The TI-30 was a scientific calculator manufactured by Texas Instruments, the first model of which was introduced in 1976. While the original TI-30 left production in 1983 after several design revisions, TI maintains the TI-30 designation as a branding for its low and mid-range scientific calculators.
The original TI-30 was notable for its very low cost for the time, around US$25. This was much less than the retail prices of other scientific calculators of the era; for example, Hewlett-Packard's cheapest scientific calculator at the time was still well over $100. The Casio FX-20, another popular scientific calculator, sold for roughly double the price of the TI-30. The TI-30 sold for less than the cost of a professional grade slide rule. The TI-30 sold an estimated 15 million units during its lifespan from 1976–1983.
The original TI-30, a cost-reduced but functionally equivalent version of TI's TI SR-40 unit, utilized an LED display, was powered by a 9-volt battery, and contained nearly all of its functionality in one chip, where previous calculators used many discrete components. The TI-30 could perform nearly all the logarithmic and trigonometric functions of an HP-21, its primary competition at the time. Although the Texas Instruments SR-50 pioneered algebraic notation with precedence and parentheses in 1974, the TI-30 made those features available at a more affordable price.
Early production TI-30 units (c. 1976) contained a logic error in their calculation of inverse tangents. On these early models, pressing "0 INV TAN" would cause the calculator to go into an infinite loop until it was powered off with the OFF button. The "0" had to be pressed on the keyboard; the calculator produced a correct answer if the "0" was the result of a previous calculation.
The TI-30 was at one point the most popular scientific calculator for junior high and high school use in the United States. For $24.95, the purchaser received both the calculator and a 224-page book, The Great International Math on Keys Book, which covered basics in algebra, business and finance, trigonometry, probability and statistics, physics and chemistry, and had ideas for games and puzzles that could be played with the calculator. The book alone retailed for $12.95 and many[who?] considered the book to be more valuable than the calculator itself.
In 1980, Texas Instruments converted the TI-30 to use a liquid crystal display, releasing the TI-30 LCD in Europe and the TI-30 II a year later in the U.S. The calculator itself remained functionally similar over several redesigns in the following few years, with solar power coming to the line in 1982 in a joint venture with Toshiba. The "X" in all current TI-30 models refers to the addition of a 10+2 display (that is, a 10 digit mantissa plus a 2-digit exponent) in 1993; with the addition of a 2-line display and a D-pad in the XIIS/XIIB in 1999, the TI-30 line split in 2, with the TI-30Xa becoming TI's overall entry-level scientific, and the enhanced XII designs offering more input flexibility to the user. The MultiView models, introduced in 2006 and 2007, replace the 2-line display with a dot matrix display similar to a graphing calculator, and move many of the functions traditionally placed on or next to individual calculator keys off onto menus very similar to those used on the popular TI-83 calculator line.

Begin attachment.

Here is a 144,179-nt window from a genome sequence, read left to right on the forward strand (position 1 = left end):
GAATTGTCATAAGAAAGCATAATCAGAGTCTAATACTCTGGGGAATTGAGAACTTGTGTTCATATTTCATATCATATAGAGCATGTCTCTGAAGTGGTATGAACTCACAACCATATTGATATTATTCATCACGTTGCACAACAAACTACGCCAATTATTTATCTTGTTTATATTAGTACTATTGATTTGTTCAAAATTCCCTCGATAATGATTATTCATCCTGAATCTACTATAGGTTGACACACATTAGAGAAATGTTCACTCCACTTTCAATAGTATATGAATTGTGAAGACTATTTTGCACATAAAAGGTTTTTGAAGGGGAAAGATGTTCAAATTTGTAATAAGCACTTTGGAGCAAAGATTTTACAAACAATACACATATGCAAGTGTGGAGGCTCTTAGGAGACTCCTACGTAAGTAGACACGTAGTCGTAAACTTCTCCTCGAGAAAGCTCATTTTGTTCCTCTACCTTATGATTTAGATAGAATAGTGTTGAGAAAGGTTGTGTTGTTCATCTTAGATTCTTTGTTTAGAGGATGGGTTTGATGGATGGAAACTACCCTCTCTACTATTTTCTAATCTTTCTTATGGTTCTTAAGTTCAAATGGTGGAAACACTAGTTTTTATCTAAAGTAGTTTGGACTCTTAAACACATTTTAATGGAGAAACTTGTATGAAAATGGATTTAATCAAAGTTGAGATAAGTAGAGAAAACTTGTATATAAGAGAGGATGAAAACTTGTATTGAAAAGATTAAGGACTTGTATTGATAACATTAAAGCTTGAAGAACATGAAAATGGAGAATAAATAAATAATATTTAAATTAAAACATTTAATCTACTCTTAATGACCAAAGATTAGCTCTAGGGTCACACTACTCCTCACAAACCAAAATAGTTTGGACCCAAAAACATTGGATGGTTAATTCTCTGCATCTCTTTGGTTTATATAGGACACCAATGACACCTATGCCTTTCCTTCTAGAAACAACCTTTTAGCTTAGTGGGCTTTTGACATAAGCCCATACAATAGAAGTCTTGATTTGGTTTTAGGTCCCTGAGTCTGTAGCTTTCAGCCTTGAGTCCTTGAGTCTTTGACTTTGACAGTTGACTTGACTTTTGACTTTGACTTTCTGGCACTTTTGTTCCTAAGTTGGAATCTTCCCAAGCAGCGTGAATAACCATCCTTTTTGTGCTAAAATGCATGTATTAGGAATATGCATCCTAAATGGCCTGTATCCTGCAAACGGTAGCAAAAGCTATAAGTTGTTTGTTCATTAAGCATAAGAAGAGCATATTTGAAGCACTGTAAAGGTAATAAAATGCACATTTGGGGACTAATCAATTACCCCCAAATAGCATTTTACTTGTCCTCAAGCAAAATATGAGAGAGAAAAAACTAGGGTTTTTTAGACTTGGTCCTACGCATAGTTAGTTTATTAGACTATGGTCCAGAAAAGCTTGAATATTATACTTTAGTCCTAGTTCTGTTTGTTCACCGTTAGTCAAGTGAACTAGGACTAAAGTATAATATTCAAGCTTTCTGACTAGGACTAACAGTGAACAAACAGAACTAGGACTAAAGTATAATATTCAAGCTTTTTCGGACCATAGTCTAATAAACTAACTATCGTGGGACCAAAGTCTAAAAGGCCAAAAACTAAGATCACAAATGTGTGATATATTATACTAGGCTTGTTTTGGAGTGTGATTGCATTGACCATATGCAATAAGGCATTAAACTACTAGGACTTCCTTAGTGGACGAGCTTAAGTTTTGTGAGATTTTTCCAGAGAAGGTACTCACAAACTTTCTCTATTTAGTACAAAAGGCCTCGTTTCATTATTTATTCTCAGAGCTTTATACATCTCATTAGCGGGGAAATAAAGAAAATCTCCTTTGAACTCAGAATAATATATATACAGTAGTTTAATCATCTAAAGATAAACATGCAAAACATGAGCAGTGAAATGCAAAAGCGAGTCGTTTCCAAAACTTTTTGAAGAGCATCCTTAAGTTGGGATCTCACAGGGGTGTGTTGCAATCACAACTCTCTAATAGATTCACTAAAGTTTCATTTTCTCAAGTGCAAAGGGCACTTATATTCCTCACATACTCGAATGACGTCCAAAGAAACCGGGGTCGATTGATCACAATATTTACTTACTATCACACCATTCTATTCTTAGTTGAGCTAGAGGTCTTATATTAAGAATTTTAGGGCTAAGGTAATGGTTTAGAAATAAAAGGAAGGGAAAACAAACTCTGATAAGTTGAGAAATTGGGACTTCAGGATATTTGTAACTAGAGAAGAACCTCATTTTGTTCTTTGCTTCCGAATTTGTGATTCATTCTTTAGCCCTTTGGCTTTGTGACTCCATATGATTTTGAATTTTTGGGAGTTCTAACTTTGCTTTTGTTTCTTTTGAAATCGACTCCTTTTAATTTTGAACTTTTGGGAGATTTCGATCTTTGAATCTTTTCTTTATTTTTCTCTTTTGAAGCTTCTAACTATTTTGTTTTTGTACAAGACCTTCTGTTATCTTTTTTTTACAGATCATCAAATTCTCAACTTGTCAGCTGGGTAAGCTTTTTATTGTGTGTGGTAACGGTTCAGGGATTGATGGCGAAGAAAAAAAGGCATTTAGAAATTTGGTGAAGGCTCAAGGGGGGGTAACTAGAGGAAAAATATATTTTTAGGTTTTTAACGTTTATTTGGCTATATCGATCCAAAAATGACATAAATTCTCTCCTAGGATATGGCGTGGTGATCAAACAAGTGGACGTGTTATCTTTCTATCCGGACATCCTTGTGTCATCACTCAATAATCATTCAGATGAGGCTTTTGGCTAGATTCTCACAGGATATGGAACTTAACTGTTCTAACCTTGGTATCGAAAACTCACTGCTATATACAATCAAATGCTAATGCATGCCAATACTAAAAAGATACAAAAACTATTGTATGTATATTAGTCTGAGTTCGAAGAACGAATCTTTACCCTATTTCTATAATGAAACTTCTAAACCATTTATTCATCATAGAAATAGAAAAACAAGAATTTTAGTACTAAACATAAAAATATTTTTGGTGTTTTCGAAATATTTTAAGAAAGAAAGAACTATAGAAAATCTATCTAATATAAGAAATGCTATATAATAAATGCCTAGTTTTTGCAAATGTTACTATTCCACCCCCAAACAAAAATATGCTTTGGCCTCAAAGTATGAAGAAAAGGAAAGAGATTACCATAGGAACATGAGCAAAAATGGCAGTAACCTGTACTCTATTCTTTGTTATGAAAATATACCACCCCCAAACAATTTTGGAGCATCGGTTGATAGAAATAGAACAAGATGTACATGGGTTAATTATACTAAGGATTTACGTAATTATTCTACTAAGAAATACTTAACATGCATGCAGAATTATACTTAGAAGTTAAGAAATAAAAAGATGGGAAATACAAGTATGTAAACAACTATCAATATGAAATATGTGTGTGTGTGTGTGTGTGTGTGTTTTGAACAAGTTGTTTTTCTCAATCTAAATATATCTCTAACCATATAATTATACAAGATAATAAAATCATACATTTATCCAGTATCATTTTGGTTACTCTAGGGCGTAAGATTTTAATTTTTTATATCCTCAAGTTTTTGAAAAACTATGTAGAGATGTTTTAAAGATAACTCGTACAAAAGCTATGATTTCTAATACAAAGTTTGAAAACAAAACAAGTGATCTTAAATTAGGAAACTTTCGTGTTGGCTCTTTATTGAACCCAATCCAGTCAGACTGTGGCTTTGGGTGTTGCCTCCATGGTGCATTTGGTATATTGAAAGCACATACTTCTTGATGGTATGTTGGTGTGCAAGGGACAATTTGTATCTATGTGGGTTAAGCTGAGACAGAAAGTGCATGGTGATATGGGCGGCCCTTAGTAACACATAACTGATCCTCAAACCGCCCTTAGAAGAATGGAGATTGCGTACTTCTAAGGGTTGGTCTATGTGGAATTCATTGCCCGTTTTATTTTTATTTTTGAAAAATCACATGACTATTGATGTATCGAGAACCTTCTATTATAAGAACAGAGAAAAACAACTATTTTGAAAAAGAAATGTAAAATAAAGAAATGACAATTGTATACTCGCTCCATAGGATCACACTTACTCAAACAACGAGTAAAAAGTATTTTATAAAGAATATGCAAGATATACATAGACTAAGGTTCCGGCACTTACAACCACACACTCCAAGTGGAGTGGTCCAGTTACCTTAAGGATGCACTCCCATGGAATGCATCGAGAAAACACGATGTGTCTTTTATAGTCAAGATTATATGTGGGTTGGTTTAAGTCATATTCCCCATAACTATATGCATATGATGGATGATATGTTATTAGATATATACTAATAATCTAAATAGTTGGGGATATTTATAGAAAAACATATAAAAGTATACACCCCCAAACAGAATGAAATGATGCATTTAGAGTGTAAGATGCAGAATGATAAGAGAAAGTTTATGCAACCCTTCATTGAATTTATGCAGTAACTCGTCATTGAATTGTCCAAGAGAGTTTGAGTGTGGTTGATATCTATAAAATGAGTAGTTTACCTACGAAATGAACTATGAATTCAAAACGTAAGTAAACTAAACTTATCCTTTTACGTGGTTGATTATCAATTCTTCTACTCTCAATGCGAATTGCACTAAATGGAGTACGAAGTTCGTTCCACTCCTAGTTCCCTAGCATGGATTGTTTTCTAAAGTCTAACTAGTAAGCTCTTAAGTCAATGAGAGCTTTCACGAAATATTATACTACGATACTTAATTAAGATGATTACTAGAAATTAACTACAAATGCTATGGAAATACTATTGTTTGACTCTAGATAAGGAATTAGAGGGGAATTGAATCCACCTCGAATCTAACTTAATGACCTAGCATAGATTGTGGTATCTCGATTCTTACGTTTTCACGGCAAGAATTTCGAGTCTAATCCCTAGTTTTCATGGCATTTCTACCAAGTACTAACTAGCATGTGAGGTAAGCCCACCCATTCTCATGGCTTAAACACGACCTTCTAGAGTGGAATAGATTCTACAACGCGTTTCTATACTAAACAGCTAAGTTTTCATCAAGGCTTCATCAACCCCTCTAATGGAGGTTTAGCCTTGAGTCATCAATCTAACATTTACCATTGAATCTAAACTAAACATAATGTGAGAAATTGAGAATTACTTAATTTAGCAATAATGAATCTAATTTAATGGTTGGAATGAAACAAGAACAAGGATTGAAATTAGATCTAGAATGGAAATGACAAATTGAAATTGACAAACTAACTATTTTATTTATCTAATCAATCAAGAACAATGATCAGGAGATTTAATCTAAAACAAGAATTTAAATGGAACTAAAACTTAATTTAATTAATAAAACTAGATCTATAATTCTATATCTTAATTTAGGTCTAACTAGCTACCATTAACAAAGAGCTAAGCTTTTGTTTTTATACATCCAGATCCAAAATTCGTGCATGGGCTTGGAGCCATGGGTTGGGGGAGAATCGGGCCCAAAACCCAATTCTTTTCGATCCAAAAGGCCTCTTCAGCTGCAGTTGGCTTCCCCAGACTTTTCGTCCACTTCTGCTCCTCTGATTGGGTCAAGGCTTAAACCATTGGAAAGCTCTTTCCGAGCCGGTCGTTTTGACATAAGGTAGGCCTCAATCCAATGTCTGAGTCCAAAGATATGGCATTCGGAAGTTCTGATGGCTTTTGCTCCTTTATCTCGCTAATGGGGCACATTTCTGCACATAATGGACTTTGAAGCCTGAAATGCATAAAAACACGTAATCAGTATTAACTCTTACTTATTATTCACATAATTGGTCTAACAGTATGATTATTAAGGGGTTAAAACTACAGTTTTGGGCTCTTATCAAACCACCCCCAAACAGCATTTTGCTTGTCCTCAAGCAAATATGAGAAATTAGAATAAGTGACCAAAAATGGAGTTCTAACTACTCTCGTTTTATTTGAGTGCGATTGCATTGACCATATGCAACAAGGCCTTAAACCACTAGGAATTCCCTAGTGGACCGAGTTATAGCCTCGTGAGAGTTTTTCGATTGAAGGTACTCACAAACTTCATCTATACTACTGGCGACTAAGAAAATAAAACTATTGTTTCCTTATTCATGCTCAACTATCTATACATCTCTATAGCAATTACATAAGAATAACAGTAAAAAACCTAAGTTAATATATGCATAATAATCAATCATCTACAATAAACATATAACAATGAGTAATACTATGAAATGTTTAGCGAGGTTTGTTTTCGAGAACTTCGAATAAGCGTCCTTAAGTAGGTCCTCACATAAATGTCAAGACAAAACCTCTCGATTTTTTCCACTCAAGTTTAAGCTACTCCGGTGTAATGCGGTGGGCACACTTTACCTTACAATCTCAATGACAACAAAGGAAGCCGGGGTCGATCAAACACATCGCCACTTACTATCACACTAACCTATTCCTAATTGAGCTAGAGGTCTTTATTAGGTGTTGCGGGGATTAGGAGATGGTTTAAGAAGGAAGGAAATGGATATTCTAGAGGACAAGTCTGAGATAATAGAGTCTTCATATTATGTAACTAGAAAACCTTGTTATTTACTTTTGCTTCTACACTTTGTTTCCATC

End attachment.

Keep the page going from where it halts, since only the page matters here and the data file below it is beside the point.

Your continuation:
At one time or another, most models in the line since the introduction of the LCD models have been available in both solar powered and battery versions; the Xa retains solar power only on models sold in a few markets in Europe, while the XIIS and XS MultiView models run off both solar and battery power depending on available ambient light. The earliest model, however, ran off of a 9 volt battery, and was said[by whom?] to drain the battery quite quickly, creating a market in aftermarket rechargeable battery upgrades.
The low cost, bulky case and easily accessible matrix keyboard made the TI-30 ideal for homebrew electronics projects requiring a large number of keys in a small package. Phone phreaks would rewire the keypad and introduce a pair of Intersil 8038 voltage control oscillator chips to produce blue box tones through a microphone plugged into a jack mounted in the recharge port.
- TI-30 (1976): First version; LED display
- TI-30 LCD (1980): the first LCD version
- TI-30 II (1982): slimline format with the TI-30 key layout
- TI-30 III (1984)
- TI-30 SLR+ (1987): solar
- TI-30 Stat (1988): added basic statistical functions
- TI-30 Galaxy: part of a line of landscape format calculators from the mid-1980s
- TI-30X (1993): the X signifies an expanded 10 digit display (from the original 8)
- TI-30Xa (1994): added the constant key to the TI-30X
- TI-30Xa (rev 1996): Introduced a more modern, smoothed design. Currently the bottom of the TI-30 line, the Xa has a standard one-line, 10+2 digit display. The solar-powered eco RS model is available only in Europe.
- TI-30Xa Solar School Edition (2004): A modified version of the TI-30Xa, without the fraction buttons. This calculator is approved for Virginia State Testing.
- TI-30X IIS and TI-30X IIB (1999): added a two-line, scrollable display and a D-pad for navigating previous results. Solar/battery and battery powered respectively.
- TI-30XS and TI-30XB MultiView (2007): first non-graphing TI calculators with a dot-matrix display; able to display expressions in textbook-style notation. Uses a command syntax similar to TI-BASIC, but with no programming capability.
- TI-30X Pro and TI-36X Pro MultiView (2011): in addition to the TI-30XS and TI-30XB MultiView it features a solver, availability to calculate matrices, vectors, complex numbers and convert different units. The TI-36X Pro is an updated version of the European model, the TI-30X Pro MultiView, which was taken off the market shortly after its release in 2010 for programming errors.
Original TI-30 model (ca. 1979) with LED display